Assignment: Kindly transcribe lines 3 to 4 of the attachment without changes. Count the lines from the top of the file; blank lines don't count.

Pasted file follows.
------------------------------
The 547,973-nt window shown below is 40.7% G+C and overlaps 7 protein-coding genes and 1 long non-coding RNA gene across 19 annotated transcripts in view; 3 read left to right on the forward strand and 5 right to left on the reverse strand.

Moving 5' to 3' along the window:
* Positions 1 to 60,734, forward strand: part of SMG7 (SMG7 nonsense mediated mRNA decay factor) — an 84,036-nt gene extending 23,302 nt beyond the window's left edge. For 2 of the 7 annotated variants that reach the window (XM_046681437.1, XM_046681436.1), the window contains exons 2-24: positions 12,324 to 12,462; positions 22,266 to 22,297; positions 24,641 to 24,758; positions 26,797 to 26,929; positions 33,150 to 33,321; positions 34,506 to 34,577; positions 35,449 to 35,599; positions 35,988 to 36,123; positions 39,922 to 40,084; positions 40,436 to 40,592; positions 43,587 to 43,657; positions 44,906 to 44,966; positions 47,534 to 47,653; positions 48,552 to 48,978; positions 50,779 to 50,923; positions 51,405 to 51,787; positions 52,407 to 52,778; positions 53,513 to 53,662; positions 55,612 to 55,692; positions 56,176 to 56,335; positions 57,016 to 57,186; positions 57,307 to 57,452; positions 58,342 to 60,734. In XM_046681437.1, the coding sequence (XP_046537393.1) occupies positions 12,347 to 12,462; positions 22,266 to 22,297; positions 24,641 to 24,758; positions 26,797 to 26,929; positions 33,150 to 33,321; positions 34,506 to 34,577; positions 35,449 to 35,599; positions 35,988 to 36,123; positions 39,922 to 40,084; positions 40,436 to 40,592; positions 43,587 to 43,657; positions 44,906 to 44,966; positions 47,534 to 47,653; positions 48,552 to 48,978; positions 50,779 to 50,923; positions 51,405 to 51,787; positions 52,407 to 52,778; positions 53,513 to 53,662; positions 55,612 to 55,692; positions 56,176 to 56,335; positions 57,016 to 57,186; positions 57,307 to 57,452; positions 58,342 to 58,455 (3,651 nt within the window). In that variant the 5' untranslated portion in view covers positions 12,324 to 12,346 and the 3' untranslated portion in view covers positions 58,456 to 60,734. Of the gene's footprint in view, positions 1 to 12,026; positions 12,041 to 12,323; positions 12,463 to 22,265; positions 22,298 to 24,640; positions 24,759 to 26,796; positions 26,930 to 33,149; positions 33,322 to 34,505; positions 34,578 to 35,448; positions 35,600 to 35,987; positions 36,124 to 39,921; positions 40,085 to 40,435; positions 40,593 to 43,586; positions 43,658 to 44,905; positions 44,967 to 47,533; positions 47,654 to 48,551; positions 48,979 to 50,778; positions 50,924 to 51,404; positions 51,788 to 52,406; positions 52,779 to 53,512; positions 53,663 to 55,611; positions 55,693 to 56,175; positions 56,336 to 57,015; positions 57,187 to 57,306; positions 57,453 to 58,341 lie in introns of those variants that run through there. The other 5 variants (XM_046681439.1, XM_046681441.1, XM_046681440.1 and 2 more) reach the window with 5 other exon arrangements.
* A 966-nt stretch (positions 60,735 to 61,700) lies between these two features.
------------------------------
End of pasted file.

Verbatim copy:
* Positions 1 to 60,734, forward strand: part of SMG7 (SMG7 nonsense mediated mRNA decay factor) — an 84,036-nt gene extending 23,302 nt beyond the window's left edge. For 2 of the 7 annotated variants that reach the window (XM_046681437.1, XM_046681436.1), the window contains exons 2-24: positions 12,324 to 12,462; positions 22,266 to 22,297; positions 24,641 to 24,758; positions 26,797 to 26,929; positions 33,150 to 33,321; positions 34,506 to 34,577; positions 35,449 to 35,599; positions 35,988 to 36,123; positions 39,922 to 40,084; positions 40,436 to 40,592; positions 43,587 to 43,657; positions 44,906 to 44,966; positions 47,534 to 47,653; positions 48,552 to 48,978; positions 50,779 to 50,923; positions 51,405 to 51,787; positions 52,407 to 52,778; positions 53,513 to 53,662; positions 55,612 to 55,692; positions 56,176 to 56,335; positions 57,016 to 57,186; positions 57,307 to 57,452; positions 58,342 to 60,734. In XM_046681437.1, the coding sequence (XP_046537393.1) occupies positions 12,347 to 12,462; positions 22,266 to 22,297; positions 24,641 to 24,758; positions 26,797 to 26,929; positions 33,150 to 33,321; positions 34,506 to 34,577; positions 35,449 to 35,599; positions 35,988 to 36,123; positions 39,922 to 40,084; positions 40,436 to 40,592; positions 43,587 to 43,657; positions 44,906 to 44,966; positions 47,534 to 47,653; positions 48,552 to 48,978; positions 50,779 to 50,923; positions 51,405 to 51,787; positions 52,407 to 52,778; positions 53,513 to 53,662; positions 55,612 to 55,692; positions 56,176 to 56,335; positions 57,016 to 57,186; positions 57,307 to 57,452; positions 58,342 to 58,455 (3,651 nt within the window). In that variant the 5' untranslated portion in view covers positions 12,324 to 12,346 and the 3' untranslated portion in view covers positions 58,456 to 60,734. Of the gene's footprint in view, positions 1 to 12,026; positions 12,041 to 12,323; positions 12,463 to 22,265; positions 22,298 to 24,640; positions 24,759 to 26,796; positions 26,930 to 33,149; positions 33,322 to 34,505; positions 34,578 to 35,448; positions 35,600 to 35,987; positions 36,124 to 39,921; positions 40,085 to 40,435; positions 40,593 to 43,586; positions 43,658 to 44,905; positions 44,967 to 47,533; positions 47,654 to 48,551; positions 48,979 to 50,778; positions 50,924 to 51,404; positions 51,788 to 52,406; positions 52,779 to 53,512; positions 53,663 to 55,611; positions 55,693 to 56,175; positions 56,336 to 57,015; positions 57,187 to 57,306; positions 57,453 to 58,341 lie in introns of those variants that run through there. The other 5 variants (XM_046681439.1, XM_046681441.1, XM_046681440.1 and 2 more) reach the window with 5 other exon arrangements.
* A 966-nt stretch (positions 60,735 to 61,700) lies between these two features.